Paving the Way Toward Safe Autonomous Driving

“It’s not just about technology. It’s about partnerships and the ecosystem,” said Young Sohn, chairman of the board of HARMAN and former president of Samsung Electronics, during The Autonomous Main Event on September 29. The flagship event of The Autonomous Initiative gathered 500 leading experts and decision-makers from 170 companies to discuss the latest AV technologies, regulatory frameworks and safety approaches. 

Today, autonomous vehicles (AVs) represent a potentially disruptive but beneficial change in the way we travel. They are designed to avert deadly crashes, aid the elderly and disabled, increase road capacity, save fuel and make travelling more comfortable and sustainable. Autonomous functions will be one of the economic drivers of the future automotive industry for safe autonomous driving. Goldman Sachs has forecast the global AV market to be US$ 96 billion by 2025 and that by 2050 the total annual economic benefit of autonomous vehicle adoption could be over US$ 3.5 trillion.

Though AVs are on the fast track to availability, there are still barriers, including technological blind spots, a lack of universal safety standards, possible cybersecurity threats, and regulatory and liability challenges. Achieving widespread adoption will depend on a foundation of safety and reliability.

“Collaboration is not an option in the future world. Collaboration is a cornerstone to build an ecosystem for an autonomous future,” as HERE Technologies CEO Edzard Overbeek put it. He was one of the keynote speakers at The Autonomous Hybrid Main Event in Vienna. Ricky Hudi, Chairman of the initiative, summed up the clear message throughout the event: “The automotive industry is facing a historical chance. The upcoming years will redefine our understanding of mobility. Overcoming the safety challenges for truly automated driving cannot be mastered by a single OEM, Tier 1 or tech company.” The participating industry leaders discussed today’s top issues and how best to untie the knots that are currently blocking the AV landscape.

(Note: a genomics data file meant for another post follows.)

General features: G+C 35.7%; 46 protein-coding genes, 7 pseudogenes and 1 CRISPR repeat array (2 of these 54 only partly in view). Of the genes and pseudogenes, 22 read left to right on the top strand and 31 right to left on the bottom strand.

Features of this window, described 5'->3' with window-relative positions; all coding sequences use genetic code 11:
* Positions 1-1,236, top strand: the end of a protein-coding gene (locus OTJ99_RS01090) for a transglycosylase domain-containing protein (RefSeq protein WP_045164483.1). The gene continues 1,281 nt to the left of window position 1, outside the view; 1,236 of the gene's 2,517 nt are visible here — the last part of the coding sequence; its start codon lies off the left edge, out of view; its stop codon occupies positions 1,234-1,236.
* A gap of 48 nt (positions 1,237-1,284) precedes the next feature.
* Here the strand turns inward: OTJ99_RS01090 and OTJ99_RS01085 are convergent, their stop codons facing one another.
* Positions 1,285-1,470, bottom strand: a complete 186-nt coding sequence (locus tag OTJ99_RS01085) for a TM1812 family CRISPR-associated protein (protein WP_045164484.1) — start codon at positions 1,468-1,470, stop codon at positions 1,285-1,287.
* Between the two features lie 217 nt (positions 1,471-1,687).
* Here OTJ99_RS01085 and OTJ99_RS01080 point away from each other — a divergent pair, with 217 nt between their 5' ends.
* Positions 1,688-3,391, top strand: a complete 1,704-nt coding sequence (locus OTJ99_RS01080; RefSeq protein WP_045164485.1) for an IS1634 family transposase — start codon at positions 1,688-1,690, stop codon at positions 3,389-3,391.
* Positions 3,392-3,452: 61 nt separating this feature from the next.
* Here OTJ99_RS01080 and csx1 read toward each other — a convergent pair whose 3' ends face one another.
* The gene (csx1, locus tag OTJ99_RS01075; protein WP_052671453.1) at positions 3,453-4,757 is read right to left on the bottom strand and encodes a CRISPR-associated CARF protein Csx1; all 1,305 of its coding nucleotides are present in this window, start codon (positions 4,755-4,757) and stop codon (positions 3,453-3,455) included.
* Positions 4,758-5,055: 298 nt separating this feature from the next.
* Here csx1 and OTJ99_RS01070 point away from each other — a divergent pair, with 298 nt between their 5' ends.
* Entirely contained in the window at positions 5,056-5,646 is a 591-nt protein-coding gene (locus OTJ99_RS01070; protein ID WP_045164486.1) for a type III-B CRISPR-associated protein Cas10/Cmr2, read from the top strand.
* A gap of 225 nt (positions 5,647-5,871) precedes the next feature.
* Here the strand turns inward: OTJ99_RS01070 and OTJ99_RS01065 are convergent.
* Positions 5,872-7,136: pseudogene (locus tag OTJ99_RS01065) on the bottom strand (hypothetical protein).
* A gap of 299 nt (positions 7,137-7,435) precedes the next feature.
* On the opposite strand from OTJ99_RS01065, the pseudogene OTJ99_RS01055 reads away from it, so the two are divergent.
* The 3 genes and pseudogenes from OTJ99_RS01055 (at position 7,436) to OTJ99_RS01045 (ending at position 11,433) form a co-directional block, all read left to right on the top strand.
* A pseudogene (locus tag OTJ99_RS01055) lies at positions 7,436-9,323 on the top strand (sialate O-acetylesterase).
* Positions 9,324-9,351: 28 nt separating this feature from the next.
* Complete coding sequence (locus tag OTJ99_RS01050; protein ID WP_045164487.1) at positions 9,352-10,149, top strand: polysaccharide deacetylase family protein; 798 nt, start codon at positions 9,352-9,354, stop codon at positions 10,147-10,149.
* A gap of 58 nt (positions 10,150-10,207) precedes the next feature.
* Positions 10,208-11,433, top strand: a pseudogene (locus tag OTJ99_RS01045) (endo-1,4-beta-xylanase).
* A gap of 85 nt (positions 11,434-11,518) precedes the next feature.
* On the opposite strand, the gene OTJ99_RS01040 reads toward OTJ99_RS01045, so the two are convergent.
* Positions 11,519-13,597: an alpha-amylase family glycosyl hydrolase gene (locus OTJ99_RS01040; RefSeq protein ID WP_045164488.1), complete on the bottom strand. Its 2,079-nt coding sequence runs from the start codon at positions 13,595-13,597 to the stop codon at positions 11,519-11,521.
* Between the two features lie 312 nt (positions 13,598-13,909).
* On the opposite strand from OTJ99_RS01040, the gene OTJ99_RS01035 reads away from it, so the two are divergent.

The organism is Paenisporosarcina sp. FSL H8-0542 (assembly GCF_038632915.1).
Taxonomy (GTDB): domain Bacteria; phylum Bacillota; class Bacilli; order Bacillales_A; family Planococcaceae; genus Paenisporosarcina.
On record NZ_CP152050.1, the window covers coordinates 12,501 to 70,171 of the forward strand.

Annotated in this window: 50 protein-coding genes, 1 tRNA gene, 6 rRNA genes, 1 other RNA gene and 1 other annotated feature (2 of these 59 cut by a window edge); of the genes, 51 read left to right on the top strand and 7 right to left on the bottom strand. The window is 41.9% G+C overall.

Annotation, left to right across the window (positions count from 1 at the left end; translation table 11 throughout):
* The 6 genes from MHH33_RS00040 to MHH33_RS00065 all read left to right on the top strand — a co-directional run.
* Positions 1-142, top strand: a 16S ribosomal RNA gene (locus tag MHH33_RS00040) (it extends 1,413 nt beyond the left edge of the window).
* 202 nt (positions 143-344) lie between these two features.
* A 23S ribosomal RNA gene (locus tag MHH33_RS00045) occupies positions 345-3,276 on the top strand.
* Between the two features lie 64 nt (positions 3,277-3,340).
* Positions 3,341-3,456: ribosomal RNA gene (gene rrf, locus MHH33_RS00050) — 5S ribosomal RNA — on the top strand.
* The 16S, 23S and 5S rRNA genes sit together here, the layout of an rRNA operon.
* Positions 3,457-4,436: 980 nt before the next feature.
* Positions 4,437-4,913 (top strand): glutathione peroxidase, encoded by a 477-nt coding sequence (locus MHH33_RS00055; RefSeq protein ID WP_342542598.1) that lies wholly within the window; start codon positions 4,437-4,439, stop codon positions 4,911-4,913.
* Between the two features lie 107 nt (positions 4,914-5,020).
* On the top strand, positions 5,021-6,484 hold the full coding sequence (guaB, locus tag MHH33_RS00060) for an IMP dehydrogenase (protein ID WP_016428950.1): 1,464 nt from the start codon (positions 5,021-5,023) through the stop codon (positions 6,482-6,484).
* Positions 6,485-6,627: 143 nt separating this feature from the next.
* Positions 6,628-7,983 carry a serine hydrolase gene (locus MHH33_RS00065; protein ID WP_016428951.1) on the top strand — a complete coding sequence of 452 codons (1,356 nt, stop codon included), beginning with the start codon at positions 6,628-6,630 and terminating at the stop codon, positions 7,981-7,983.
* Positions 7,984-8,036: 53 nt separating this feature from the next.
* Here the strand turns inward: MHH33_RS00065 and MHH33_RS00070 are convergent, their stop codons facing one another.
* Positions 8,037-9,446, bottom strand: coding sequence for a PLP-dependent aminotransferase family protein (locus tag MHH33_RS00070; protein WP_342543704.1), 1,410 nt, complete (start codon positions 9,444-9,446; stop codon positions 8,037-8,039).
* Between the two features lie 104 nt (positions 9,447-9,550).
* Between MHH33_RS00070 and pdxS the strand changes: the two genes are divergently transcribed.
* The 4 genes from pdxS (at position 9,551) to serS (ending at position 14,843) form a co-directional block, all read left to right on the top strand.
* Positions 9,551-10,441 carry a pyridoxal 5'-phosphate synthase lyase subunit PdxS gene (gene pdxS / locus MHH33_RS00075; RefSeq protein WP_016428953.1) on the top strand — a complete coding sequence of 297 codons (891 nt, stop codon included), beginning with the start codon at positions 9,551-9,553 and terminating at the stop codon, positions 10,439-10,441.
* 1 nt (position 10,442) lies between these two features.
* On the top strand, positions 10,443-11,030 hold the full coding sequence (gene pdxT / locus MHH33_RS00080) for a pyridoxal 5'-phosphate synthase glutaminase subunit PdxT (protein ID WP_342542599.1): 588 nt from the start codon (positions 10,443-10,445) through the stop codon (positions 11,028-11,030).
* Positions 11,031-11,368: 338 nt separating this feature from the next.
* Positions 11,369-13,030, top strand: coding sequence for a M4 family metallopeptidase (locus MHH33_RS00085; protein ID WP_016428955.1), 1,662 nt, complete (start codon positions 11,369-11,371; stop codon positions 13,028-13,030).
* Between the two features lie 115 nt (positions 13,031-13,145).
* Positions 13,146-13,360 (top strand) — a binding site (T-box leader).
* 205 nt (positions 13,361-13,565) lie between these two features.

Disruptive vs. Traditional — A recipe for innovation?

Digitization, automation and new business models have revolutionized many industries, and the automotive industry is no exception. How can auto leaders prepare? Alejandro Vukotich, vice president of automotive product management at Qualcomm reinforced this sentiment stating, “We have innovative and disruptive companies in the space and we have traditional industries in the space. Each approach by itself is not taking us to where we have to be.” Jody Kelman, General Manager of Lyft Autonomous, said: “It’s less about incremental innovation versus disruptive innovation, it’s more about where along the value chain you need to think about bringing the end-consumer into the process sooner rather than later.” To achieve powerful value from collaboration there must be a constant feedback loop between OEMs and disruptors to guide innovation. Summing it up, "In the automotive industry, we need to collaborate on all domains of common interest,” said Reinhard Ploss, CEO of Infineon.

Certified Control with Safety Architectures 

Despite extraordinary efforts from many of the leading names in tech and automaking, widespread adoption of autonomous vehicles still requires greater confidence in their safety. Trust is a psychological aspect, as Simon Segars, CEO of ARM stated, but technology can help support safety perceptions. While there isn’t a silver bullet to guarantee safety, starting with a common system architecture that is fundamentally built with safety in mind is the best first step.